A privately funded airport terminal called Cross Border Xpress is a unique port of entry that allows only airline passengers using the Tijuana International Airport to cross from the United States to Mexico, and it generates enough revenue to pay the salaries of all the U.S. Customs and Border Protection agents who work there.
“We’re a port of entry exclusively for the use of passengers of the Tijuana airport,” said Nancy Gudino, international and public affairs manager for Cross Border Xpress.
Crossing countries is quick: On average it only takes 15 minutes. But in order to cross here, passengers must have current passports as well as documentation showing that they’re departing on a flight within 24 hours, or just arrived on a flight and crossed within two hours, Gudino said.
Access to the crossing terminal, even for journalists, is not allowed unless you have an airline ticket. But the 390-foot bridge that connects directly to the Tijuana Airport and rises behind the border wall can be seen from the outside.
In addition to having valid travel documents and a ticket, there is a charge of $16 per person each way to use the terminal, or $30 roundtrip.
“The region always recognized this was something we needed. The Tijuana Airport has always seen 50% of its passengers purchase their tickets with U.S. ZIP codes. So the knowledge was there that it would be well utilized, but it was: How do you capture those passengers?” Gudino said.
Private investors — 75% of whom are Mexican and 25% American — put up the funds, which allowed the terminal to open in 2015.
In general, flights are 40% less expensive for passengers who fly out of this Mexican airport.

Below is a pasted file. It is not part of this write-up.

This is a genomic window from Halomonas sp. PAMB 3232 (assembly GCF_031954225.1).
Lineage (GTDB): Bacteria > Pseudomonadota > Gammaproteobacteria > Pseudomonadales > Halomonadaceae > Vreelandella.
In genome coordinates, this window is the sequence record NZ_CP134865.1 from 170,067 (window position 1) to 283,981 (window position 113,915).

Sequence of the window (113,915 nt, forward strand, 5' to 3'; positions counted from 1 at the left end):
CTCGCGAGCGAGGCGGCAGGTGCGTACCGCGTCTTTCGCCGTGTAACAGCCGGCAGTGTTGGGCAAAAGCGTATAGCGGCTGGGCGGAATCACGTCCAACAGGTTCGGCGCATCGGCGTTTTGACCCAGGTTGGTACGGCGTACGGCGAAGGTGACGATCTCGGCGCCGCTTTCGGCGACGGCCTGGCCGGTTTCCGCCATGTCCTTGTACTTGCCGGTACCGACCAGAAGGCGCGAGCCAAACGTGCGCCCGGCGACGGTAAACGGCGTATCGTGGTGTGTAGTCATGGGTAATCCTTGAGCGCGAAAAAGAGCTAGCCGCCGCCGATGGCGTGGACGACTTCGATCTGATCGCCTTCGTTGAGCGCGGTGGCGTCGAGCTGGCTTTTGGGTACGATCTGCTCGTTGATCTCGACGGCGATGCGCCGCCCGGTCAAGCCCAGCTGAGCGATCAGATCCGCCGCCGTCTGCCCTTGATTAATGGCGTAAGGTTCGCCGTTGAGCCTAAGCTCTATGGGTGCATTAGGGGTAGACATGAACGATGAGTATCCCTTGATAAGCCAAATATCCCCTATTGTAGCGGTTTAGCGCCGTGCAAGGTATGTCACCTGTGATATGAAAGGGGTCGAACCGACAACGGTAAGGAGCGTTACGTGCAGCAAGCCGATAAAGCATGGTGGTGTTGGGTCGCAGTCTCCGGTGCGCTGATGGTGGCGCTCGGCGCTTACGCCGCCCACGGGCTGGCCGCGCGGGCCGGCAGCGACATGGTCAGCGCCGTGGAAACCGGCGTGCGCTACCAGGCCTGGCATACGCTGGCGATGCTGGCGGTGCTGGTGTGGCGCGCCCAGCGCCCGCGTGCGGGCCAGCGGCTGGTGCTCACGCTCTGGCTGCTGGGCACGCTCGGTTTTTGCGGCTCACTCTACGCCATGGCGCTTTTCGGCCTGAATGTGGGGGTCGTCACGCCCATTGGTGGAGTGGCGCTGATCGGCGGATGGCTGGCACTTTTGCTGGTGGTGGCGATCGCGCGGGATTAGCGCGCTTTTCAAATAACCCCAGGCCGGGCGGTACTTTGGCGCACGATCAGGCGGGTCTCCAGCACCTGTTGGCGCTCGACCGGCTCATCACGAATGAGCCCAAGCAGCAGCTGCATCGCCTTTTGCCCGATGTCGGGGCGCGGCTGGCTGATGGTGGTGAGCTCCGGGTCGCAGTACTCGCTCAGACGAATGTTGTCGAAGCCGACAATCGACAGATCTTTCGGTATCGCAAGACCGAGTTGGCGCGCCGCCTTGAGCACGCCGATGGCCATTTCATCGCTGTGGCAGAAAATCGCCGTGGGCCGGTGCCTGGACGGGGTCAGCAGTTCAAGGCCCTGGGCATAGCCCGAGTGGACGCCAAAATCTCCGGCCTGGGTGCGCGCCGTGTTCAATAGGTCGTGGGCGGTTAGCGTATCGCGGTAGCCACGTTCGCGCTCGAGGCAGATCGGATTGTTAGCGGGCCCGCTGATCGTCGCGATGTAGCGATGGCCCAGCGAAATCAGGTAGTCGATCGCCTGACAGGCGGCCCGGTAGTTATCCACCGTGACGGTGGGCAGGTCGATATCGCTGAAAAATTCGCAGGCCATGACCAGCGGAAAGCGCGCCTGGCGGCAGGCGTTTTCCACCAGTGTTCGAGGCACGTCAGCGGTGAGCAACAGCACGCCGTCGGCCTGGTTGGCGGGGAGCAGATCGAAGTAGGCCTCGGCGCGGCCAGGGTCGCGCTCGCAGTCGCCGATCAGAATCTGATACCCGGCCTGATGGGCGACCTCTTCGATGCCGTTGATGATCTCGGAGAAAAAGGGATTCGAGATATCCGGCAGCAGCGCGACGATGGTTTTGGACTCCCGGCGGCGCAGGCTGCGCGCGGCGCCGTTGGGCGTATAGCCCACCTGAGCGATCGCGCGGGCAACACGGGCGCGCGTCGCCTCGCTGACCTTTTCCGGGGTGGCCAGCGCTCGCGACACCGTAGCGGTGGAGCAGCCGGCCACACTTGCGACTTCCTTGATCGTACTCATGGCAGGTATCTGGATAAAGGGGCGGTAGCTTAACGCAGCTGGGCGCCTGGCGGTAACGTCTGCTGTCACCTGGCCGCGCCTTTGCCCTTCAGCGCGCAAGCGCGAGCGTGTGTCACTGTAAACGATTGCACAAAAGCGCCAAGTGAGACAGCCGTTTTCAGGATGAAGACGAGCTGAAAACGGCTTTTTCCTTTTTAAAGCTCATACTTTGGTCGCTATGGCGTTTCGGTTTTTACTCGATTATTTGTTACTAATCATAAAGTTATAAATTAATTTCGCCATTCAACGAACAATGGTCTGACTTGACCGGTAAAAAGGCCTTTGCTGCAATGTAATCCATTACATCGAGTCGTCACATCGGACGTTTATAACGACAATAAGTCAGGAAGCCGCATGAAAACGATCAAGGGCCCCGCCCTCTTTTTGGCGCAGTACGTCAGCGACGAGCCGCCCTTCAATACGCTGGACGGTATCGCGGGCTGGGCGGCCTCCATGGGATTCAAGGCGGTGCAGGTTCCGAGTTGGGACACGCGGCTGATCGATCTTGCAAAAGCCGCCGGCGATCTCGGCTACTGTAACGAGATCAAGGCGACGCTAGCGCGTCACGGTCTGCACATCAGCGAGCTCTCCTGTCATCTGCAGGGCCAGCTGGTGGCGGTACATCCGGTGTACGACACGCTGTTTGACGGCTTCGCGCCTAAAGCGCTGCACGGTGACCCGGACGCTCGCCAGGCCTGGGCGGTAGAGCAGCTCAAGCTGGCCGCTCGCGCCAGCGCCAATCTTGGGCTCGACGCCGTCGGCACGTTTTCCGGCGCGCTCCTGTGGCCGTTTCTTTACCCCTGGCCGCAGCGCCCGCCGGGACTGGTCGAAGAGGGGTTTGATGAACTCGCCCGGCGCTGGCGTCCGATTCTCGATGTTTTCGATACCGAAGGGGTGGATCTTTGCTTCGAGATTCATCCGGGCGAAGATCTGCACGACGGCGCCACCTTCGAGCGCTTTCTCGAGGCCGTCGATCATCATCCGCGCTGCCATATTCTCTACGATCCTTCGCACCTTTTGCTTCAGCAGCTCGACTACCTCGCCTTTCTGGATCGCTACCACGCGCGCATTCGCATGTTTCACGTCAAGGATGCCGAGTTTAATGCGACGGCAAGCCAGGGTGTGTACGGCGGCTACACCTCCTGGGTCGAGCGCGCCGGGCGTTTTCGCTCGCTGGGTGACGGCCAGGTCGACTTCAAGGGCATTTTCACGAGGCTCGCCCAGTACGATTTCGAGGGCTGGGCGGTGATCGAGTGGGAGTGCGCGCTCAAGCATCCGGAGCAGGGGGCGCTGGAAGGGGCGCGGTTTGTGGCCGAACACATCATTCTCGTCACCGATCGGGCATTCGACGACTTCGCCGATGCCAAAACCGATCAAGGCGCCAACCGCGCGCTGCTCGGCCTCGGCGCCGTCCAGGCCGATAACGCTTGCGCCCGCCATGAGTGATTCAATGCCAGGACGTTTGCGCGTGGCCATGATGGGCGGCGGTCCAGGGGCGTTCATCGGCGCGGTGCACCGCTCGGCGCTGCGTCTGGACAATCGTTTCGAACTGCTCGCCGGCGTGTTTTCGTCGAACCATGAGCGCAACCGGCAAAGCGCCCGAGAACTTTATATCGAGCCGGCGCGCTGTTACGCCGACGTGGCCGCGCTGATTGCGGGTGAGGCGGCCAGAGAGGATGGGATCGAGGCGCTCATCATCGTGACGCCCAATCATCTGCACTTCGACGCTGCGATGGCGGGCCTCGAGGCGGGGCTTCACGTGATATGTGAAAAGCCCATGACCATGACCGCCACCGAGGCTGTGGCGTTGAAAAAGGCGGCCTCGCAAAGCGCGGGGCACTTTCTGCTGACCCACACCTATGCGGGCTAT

Enough revenue has been generated to pay 100% of the salaries of all U.S. Customs and Border Protection officers who work there, Gudino said.
“All of their computers, X-ray machines, everything needed to operate at our facility is paid 100 percent by CBX,” she said.
A lot of families utilize it to take weekend trips to the Pacific resort of Cabo San Lucas, or places in the interior of Mexico, like Leon. They especially like being able to park in the United States, walk across a terminal to Mexico and fly out of Mexico without having to pay high fees for flying international from the United States, Gudino said.
Passengers coming from Mexico can take an inexpensive shuttle bus to downtown San Diego, the San Diego Airport or even to Los Angeles. There also are rental cars available and a tourist information stand to help facilitate cross-border commerce.
“Last year I went to Leon, in Mexico, and it was very comfortable and reasonable for the flight,” said taxi driver Ray Asgari.
Jonathan Mendoza, of Guadalajara, Mexico, arrived Friday morning on a flight with his father-in-law Eduardo Rodriguez. Mendoza’s parents live east of San Diego in Ramona, and he says a ticket costs him only about $70 from his hometown to the Tijuana International Airport.
"It is very easy to enter in Tijuana and it’s much more economical,” Mendoza said in Spanish.
Sandra Sanchez can be reached at SSanchez@BorderReport.com. She is reporting from the Border Report Border Tour, which left from San Diego and is traveling to Brownsville, Texas.